A judge should not delay Bernard Madoff's sentencing even though investigators have yet to determine how much money investors lost in the disgraced financier's multibillion-dollar Ponzi scheme, prosecutors said.
A fragmentary record of the activities of Madoff's firm, some of it going back as far as 1979 and on microfilm that needs to be digitized, has delayed efforts to identify each victim and losses, prosecutors said in court filings Friday in the Southern District of New York.
Reconstructing the record is likely to take several more months, but should not delay the 71-year-old's scheduled June 29 sentencing, they argued. They requested a 90-day extension beyond the sentencing date for the court to take up the issue of restitution.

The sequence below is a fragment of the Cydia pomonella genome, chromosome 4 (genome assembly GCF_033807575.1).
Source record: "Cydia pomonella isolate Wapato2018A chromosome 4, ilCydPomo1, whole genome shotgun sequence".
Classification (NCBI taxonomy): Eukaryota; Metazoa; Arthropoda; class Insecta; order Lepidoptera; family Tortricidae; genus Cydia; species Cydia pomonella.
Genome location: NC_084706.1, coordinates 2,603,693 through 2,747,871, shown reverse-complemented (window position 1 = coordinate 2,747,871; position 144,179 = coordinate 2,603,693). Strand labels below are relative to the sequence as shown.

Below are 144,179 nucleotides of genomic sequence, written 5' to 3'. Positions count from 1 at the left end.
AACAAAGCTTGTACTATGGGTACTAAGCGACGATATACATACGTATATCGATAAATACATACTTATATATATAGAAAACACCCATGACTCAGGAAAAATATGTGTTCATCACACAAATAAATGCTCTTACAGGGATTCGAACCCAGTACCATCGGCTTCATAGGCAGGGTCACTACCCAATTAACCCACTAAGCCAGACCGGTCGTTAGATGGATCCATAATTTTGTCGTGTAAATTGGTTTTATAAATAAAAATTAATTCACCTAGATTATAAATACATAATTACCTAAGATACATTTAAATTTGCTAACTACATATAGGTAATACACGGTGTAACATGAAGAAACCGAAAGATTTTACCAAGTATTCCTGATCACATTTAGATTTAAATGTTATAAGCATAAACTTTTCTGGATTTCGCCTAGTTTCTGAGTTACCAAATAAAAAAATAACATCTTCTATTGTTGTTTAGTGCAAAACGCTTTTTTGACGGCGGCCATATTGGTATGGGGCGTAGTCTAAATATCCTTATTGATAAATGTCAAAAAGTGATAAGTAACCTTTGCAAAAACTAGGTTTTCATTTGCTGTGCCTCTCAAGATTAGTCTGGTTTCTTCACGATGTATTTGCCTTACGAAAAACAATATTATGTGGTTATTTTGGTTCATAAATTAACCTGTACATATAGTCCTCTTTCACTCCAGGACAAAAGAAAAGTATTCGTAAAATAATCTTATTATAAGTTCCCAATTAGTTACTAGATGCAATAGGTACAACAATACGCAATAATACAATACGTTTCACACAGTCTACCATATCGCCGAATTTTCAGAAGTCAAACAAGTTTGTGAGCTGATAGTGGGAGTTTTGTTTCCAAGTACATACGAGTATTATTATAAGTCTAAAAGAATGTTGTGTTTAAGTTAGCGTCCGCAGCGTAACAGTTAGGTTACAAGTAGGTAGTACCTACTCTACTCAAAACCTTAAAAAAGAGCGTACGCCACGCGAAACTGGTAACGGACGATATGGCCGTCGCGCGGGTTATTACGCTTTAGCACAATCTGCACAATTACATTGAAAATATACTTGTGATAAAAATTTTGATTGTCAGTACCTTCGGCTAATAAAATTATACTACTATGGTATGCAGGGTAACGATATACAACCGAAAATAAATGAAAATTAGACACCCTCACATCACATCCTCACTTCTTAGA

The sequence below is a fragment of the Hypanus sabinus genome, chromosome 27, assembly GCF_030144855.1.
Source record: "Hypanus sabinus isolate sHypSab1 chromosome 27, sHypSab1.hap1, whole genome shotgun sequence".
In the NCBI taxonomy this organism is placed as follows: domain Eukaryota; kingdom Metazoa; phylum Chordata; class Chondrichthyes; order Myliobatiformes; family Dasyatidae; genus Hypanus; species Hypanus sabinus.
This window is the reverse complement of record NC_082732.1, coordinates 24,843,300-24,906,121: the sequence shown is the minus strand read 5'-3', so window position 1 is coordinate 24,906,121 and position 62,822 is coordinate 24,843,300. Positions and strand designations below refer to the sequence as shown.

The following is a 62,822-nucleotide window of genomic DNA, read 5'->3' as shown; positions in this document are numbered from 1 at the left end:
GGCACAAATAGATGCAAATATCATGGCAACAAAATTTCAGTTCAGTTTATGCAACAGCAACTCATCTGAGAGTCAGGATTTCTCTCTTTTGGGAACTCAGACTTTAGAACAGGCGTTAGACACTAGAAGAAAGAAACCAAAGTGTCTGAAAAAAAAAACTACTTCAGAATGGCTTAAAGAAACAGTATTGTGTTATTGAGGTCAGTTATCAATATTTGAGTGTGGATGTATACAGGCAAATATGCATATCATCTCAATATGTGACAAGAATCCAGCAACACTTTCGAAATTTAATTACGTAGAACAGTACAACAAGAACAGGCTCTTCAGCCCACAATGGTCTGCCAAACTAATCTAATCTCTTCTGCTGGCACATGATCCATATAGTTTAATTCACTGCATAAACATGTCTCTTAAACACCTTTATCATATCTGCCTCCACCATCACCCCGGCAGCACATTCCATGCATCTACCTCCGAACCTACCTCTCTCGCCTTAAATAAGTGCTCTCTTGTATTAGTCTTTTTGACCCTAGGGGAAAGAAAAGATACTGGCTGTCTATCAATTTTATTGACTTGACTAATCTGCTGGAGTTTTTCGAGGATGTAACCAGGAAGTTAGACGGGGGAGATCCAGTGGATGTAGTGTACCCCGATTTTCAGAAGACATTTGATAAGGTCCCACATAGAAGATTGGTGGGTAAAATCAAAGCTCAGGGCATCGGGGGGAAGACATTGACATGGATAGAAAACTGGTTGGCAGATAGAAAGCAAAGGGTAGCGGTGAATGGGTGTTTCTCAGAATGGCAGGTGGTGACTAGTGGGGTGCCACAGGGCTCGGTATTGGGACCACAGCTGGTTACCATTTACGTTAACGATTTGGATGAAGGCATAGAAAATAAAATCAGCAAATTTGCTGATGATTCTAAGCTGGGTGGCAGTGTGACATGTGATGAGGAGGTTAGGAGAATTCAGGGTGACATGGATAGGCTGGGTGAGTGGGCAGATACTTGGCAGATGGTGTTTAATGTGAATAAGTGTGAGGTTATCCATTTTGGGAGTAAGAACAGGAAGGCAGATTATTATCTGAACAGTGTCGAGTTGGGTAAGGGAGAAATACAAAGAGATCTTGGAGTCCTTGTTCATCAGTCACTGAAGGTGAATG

Madoff pleaded guilty in March to charges that his investment advisory operation was a massive scheme to rip off investors. He could spend the rest of his life in prison.
The government and a trustee handling the liquidation of Madoff's business have been working to unravel the decades-long scheme so that assets can be recovered and redistributed, or restitution given.
Authorities so far have identified about 1,341 clients of Bernard L. Madoff Investment Securities, the court papers show. The known losses so far exceed $13 billion.
Even with an extension, the prosecutors argued, it was unclear that the government and the trustee "will be able to reconstruct the documentary record and generate a list of all victims and corresponding victims." They described a firm with records in disarray or incomplete, held in various warehouses and offices.